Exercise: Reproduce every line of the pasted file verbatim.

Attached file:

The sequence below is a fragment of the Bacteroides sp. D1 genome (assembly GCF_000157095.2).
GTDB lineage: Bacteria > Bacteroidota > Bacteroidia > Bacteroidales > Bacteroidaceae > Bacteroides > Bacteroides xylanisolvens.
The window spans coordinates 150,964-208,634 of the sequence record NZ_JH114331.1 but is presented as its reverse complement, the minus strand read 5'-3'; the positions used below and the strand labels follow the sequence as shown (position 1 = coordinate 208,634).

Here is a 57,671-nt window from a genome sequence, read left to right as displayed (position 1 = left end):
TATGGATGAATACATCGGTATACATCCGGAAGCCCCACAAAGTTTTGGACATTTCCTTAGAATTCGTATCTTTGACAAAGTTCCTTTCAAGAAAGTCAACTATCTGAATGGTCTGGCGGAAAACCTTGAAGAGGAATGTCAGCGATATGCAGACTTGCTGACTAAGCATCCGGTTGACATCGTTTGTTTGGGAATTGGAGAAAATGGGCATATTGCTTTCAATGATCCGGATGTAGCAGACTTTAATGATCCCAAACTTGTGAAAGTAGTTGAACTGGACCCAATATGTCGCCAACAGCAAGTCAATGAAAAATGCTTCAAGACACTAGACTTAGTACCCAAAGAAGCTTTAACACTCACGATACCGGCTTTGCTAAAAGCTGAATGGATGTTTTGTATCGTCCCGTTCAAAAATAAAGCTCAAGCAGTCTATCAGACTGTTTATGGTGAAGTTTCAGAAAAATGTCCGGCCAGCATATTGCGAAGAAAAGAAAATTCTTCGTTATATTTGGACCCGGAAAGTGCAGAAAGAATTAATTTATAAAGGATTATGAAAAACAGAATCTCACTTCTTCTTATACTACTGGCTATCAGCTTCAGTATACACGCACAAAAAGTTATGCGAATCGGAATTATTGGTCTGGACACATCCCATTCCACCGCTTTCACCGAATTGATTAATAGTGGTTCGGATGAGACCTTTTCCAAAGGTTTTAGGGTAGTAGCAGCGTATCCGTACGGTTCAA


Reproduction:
The sequence below is a fragment of the Bacteroides sp. D1 genome (assembly GCF_000157095.2).
GTDB lineage: Bacteria > Bacteroidota > Bacteroidia > Bacteroidales > Bacteroidaceae > Bacteroides > Bacteroides xylanisolvens.
The window spans coordinates 150,964-208,634 of the sequence record NZ_JH114331.1 but is presented as its reverse complement, the minus strand read 5'-3'; the positions used below and the strand labels follow the sequence as shown (position 1 = coordinate 208,634).

Here is a 57,671-nt window from a genome sequence, read left to right as displayed (position 1 = left end):
TATGGATGAATACATCGGTATACATCCGGAAGCCCCACAAAGTTTTGGACATTTCCTTAGAATTCGTATCTTTGACAAAGTTCCTTTCAAGAAAGTCAACTATCTGAATGGTCTGGCGGAAAACCTTGAAGAGGAATGTCAGCGATATGCAGACTTGCTGACTAAGCATCCGGTTGACATCGTTTGTTTGGGAATTGGAGAAAATGGGCATATTGCTTTCAATGATCCGGATGTAGCAGACTTTAATGATCCCAAACTTGTGAAAGTAGTTGAACTGGACCCAATATGTCGCCAACAGCAAGTCAATGAAAAATGCTTCAAGACACTAGACTTAGTACCCAAAGAAGCTTTAACACTCACGATACCGGCTTTGCTAAAAGCTGAATGGATGTTTTGTATCGTCCCGTTCAAAAATAAAGCTCAAGCAGTCTATCAGACTGTTTATGGTGAAGTTTCAGAAAAATGTCCGGCCAGCATATTGCGAAGAAAAGAAAATTCTTCGTTATATTTGGACCCGGAAAGTGCAGAAAGAATTAATTTATAAAGGATTATGAAAAACAGAATCTCACTTCTTCTTATACTACTGGCTATCAGCTTCAGTATACACGCACAAAAAGTTATGCGAATCGGAATTATTGGTCTGGACACATCCCATTCCACCGCTTTCACCGAATTGATTAATAGTGGTTCGGATGAGACCTTTTCCAAAGGTTTTAGGGTAGTAGCAGCGTATCCGTACGGTTCAA